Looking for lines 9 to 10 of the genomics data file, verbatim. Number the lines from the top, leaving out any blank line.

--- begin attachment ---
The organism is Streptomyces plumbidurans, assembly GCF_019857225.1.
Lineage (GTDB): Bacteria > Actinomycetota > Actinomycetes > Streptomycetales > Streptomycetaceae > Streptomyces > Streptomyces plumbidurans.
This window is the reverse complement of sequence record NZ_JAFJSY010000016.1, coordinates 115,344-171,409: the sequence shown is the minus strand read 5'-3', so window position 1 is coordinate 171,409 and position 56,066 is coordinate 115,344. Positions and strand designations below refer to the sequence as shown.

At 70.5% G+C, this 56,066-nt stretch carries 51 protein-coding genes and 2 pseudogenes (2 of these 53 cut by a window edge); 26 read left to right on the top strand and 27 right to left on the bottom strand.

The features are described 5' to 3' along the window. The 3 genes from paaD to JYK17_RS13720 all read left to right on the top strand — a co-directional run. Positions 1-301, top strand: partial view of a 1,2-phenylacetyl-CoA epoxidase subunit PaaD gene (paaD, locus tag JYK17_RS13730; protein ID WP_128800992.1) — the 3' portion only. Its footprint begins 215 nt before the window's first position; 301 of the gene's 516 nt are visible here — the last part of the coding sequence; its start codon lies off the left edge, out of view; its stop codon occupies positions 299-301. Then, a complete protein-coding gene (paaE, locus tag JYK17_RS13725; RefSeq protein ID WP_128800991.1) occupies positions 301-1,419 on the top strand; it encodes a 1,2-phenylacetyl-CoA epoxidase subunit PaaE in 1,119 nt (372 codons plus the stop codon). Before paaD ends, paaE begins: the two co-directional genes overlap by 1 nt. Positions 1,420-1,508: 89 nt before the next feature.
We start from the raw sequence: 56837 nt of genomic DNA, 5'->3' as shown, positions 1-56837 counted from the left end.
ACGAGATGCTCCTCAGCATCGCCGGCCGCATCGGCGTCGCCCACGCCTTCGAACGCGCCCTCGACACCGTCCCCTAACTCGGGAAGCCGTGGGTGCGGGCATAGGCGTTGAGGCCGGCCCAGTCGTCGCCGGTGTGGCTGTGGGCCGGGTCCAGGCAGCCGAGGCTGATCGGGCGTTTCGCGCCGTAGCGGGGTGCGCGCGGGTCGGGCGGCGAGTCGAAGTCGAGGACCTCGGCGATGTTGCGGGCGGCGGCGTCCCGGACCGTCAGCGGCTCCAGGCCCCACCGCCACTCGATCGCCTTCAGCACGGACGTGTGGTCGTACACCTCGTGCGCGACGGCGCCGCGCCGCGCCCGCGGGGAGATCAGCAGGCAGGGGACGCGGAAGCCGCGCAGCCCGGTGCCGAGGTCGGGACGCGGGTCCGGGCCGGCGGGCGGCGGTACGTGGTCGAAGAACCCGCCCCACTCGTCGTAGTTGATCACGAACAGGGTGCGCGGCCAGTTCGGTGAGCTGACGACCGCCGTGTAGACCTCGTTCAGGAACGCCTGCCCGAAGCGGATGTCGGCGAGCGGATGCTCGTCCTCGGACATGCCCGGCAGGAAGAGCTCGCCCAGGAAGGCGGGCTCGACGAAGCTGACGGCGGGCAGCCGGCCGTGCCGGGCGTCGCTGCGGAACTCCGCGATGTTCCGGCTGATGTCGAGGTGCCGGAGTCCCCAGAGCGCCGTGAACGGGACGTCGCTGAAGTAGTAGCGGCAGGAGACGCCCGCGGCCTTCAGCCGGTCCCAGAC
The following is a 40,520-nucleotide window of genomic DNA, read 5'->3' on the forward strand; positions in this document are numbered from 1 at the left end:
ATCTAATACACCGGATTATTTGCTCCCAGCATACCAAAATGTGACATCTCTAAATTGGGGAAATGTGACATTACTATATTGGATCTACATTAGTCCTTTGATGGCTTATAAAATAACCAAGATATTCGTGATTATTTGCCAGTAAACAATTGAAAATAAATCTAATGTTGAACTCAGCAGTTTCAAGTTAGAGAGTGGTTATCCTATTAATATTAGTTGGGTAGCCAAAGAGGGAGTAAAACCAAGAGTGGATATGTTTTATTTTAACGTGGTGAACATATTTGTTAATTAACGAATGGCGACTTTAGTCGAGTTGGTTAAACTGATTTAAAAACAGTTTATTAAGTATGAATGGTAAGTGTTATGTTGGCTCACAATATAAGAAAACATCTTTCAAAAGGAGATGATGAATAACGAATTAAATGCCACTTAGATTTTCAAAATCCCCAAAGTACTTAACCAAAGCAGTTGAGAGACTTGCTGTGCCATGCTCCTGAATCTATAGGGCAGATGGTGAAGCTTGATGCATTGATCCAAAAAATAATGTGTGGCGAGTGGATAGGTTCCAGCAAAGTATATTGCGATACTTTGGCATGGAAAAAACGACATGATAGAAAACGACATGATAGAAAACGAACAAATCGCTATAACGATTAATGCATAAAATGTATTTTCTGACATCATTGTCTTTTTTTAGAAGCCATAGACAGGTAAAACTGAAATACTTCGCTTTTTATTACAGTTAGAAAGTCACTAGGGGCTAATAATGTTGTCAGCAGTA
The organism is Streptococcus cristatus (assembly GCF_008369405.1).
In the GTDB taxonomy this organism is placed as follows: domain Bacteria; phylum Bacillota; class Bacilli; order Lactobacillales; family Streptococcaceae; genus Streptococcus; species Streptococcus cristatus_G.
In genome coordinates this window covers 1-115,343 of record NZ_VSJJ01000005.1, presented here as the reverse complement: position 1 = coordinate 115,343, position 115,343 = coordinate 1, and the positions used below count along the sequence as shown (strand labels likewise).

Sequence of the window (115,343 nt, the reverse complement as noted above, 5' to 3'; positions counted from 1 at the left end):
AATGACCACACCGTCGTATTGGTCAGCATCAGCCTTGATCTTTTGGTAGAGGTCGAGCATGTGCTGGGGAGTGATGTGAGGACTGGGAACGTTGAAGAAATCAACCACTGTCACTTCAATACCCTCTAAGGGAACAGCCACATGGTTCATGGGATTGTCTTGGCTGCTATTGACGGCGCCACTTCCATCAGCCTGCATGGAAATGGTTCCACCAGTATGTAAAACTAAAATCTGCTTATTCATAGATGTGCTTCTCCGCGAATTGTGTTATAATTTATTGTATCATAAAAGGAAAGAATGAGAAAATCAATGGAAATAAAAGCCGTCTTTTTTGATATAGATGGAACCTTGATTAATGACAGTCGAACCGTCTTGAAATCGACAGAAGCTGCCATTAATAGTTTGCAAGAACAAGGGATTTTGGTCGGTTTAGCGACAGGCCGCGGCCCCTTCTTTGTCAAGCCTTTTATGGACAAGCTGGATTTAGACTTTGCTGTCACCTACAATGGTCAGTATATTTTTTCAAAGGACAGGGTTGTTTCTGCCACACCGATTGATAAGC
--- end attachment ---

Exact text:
ATCTAATACACCGGATTATTTGCTCCCAGCATACCAAAATGTGACATCTCTAAATTGGGGAAATGTGACATTACTATATTGGATCTACATTAGTCCTTTGATGGCTTATAAAATAACCAAGATATTCGTGATTATTTGCCAGTAAACAATTGAAAATAAATCTAATGTTGAACTCAGCAGTTTCAAGTTAGAGAGTGGTTATCCTATTAATATTAGTTGGGTAGCCAAAGAGGGAGTAAAACCAAGAGTGGATATGTTTTATTTTAACGTGGTGAACATATTTGTTAATTAACGAATGGCGACTTTAGTCGAGTTGGTTAAACTGATTTAAAAACAGTTTATTAAGTATGAATGGTAAGTGTTATGTTGGCTCACAATATAAGAAAACATCTTTCAAAAGGAGATGATGAATAACGAATTAAATGCCACTTAGATTTTCAAAATCCCCAAAGTACTTAACCAAAGCAGTTGAGAGACTTGCTGTGCCATGCTCCTGAATCTATAGGGCAGATGGTGAAGCTTGATGCATTGATCCAAAAAATAATGTGTGGCGAGTGGATAGGTTCCAGCAAAGTATATTGCGATACTTTGGCATGGAAAAAACGACATGATAGAAAACGACATGATAGAAAACGAACAAATCGCTATAACGATTAATGCATAAAATGTATTTTCTGACATCATTGTCTTTTTTTAGAAGCCATAGACAGGTAAAACTGAAATACTTCGCTTTTTATTACAGTTAGAAAGTCACTAGGGGCTAATAATGTTGTCAGCAGTA
The organism is Streptococcus cristatus (assembly GCF_008369405.1).